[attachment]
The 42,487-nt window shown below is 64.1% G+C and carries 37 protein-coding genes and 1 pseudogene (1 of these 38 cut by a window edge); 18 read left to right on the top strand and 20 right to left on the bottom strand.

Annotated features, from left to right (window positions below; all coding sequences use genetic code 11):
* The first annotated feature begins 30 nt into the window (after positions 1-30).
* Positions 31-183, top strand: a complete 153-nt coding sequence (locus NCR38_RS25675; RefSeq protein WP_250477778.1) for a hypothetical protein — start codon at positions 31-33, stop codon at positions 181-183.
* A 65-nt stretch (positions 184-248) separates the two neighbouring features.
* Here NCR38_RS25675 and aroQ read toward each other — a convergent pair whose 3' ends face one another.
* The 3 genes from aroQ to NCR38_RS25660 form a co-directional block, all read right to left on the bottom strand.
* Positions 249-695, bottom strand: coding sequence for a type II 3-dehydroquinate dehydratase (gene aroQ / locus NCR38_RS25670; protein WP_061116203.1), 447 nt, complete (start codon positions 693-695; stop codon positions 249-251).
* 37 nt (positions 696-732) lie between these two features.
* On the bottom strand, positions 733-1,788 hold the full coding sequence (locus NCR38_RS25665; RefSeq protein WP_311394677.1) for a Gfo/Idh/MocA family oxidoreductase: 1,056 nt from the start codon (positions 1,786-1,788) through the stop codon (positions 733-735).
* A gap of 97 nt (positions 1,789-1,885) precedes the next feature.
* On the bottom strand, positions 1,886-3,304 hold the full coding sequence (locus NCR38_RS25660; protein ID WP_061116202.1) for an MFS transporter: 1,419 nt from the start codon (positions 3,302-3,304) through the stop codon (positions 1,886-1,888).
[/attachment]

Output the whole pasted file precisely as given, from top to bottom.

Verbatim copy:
The 42,487-nt window shown below is 64.1% G+C and carries 37 protein-coding genes and 1 pseudogene (1 of these 38 cut by a window edge); 18 read left to right on the top strand and 20 right to left on the bottom strand.

Annotated features, from left to right (window positions below; all coding sequences use genetic code 11):
* The first annotated feature begins 30 nt into the window (after positions 1-30).
* Positions 31-183, top strand: a complete 153-nt coding sequence (locus NCR38_RS25675; RefSeq protein WP_250477778.1) for a hypothetical protein — start codon at positions 31-33, stop codon at positions 181-183.
* A 65-nt stretch (positions 184-248) separates the two neighbouring features.
* Here NCR38_RS25675 and aroQ read toward each other — a convergent pair whose 3' ends face one another.
* The 3 genes from aroQ to NCR38_RS25660 form a co-directional block, all read right to left on the bottom strand.
* Positions 249-695, bottom strand: coding sequence for a type II 3-dehydroquinate dehydratase (gene aroQ / locus NCR38_RS25670; protein WP_061116203.1), 447 nt, complete (start codon positions 693-695; stop codon positions 249-251).
* 37 nt (positions 696-732) lie between these two features.
* On the bottom strand, positions 733-1,788 hold the full coding sequence (locus NCR38_RS25665; RefSeq protein WP_311394677.1) for a Gfo/Idh/MocA family oxidoreductase: 1,056 nt from the start codon (positions 1,786-1,788) through the stop codon (positions 733-735).
* A gap of 97 nt (positions 1,789-1,885) precedes the next feature.
* On the bottom strand, positions 1,886-3,304 hold the full coding sequence (locus NCR38_RS25660; protein ID WP_061116202.1) for an MFS transporter: 1,419 nt from the start codon (positions 3,302-3,304) through the stop codon (positions 1,886-1,888).